Today, I had the chance to explore a new trail with my most loyal hiking buddy, Barb Spector. We bought lunch at Wawa and ate picnic style in the parking lot off Blackhorse Pike at Grenloch Lake. I wasn't sure it was Grenloch Lake until the end of the hike.
For many years my general practitioner family physician, Dr. Vitola, had his office in a little office-park across the street from the lake and I always wondered what lake it was.
As you know, all the lakes in South Jersey are man-made to serve the mills that once proliferated along all the creeks and rivers. My own family history is involved with the mills. Peter T. Cheeseman put up the local teacher, Mr. William Collins Garwood, in his home, as was the custom in the early 1800's. William fell in love with Rachel, Major Cheeseman's daughter, and they married. William was not only the teacher at the Turnersville One-Room School, he was also postmaster for a time.
Rachel died young, after giving birth to a son and a daughter. Anyhow, her father's mills are the theme here, and I don't want to let the family history take me off in a different tributary. Peter T. Cheeseman had two sawmills and a grist mill on the Timber Creek. I have found a photo of one of the mills and a location for another - the Lebanon Branch but haven't found the Lebanon Branch itself. So I am always on the lookout for lakes in the area of Timber Creek.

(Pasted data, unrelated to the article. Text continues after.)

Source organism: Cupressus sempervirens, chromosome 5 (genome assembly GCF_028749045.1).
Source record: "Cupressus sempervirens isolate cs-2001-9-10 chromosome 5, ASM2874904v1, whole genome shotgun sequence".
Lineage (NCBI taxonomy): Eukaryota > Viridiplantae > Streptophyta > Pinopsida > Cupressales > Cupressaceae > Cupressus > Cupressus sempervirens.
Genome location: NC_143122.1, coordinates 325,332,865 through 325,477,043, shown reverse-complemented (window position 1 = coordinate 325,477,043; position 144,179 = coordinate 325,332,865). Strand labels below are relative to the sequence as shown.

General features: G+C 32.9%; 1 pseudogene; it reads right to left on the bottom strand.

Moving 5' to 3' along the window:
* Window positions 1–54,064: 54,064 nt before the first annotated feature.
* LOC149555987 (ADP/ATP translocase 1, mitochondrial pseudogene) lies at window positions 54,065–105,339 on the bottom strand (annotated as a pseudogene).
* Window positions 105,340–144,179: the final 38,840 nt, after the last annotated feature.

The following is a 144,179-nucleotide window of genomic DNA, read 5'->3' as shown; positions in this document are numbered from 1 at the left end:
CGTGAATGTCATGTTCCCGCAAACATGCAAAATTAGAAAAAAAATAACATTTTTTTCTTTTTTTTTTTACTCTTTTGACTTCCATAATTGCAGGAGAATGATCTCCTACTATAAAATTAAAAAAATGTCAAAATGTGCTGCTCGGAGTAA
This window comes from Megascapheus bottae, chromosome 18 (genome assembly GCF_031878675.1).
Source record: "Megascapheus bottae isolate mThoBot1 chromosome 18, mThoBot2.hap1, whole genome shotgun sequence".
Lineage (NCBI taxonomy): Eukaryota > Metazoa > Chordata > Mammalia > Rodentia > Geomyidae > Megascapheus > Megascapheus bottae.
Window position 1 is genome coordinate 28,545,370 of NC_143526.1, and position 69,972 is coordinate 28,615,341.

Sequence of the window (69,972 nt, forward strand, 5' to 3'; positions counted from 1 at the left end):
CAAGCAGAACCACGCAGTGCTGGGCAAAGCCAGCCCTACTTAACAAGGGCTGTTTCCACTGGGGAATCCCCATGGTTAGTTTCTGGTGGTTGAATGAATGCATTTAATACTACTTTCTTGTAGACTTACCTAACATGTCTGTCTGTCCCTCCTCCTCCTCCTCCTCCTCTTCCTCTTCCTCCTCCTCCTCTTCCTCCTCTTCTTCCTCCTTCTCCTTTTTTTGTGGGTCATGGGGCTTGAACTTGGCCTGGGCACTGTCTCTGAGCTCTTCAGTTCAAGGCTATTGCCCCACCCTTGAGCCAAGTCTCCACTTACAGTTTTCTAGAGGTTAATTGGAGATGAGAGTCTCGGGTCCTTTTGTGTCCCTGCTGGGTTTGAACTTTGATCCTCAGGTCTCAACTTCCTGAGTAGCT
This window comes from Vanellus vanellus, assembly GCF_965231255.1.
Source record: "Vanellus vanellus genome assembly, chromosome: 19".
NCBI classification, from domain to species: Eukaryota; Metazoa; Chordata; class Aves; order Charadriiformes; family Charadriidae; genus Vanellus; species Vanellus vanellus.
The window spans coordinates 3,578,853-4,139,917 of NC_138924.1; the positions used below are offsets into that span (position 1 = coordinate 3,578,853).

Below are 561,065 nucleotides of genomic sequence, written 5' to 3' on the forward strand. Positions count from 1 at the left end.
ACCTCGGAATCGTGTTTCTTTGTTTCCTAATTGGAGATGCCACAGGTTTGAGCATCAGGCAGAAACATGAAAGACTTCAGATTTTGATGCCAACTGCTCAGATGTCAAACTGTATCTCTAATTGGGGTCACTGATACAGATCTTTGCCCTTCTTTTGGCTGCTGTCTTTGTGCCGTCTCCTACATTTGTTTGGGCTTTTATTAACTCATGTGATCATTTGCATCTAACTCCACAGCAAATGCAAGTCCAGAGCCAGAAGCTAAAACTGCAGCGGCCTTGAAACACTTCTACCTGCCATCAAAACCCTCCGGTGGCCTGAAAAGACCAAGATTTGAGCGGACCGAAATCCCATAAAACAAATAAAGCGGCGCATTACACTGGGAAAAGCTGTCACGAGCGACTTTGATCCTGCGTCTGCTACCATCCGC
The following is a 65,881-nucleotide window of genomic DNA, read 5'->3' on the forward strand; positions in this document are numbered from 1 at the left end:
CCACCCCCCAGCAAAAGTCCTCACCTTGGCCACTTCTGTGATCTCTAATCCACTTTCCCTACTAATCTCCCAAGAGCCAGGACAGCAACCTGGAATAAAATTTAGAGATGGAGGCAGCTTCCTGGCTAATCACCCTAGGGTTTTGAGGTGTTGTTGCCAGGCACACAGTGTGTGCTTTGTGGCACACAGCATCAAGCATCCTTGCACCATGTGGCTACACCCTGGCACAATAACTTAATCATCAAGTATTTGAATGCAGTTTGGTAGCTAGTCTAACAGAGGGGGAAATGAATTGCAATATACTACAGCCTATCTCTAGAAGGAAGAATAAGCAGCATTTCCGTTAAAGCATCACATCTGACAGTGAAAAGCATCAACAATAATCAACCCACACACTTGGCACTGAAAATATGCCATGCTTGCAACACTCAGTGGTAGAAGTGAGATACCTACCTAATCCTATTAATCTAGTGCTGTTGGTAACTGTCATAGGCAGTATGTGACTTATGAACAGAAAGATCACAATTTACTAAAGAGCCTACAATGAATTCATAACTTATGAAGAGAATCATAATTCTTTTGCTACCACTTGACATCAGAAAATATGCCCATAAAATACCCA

Since it is winter, I noticed a trail beside the parking lot at the lake along the Black Horse Pike. So today, with my intrepid explorer hiking pal, we returned to follow the trail. We found a nice trail beside the lake, which did, in fact turn out to be Grenloch Lake, and we found an upper trail on the way back that skirted a residential neighborhood and a playground. I would guess the trail was about half a mile, and so, a mile round trip. There was a road from the neighborhood, going to another parking area with a nice little bridge, but we were not able to find out the name of the road.
I plan to do a little more history on Grenloch and return to the lake and the trail. Not many more chances to hike the woods before tick season! My brother's dog was just sick with Lymes Disease, a frightening hindrance to hiking in the woods. March is the hatching season, so we keep to paved trails that time of year and spray like mad.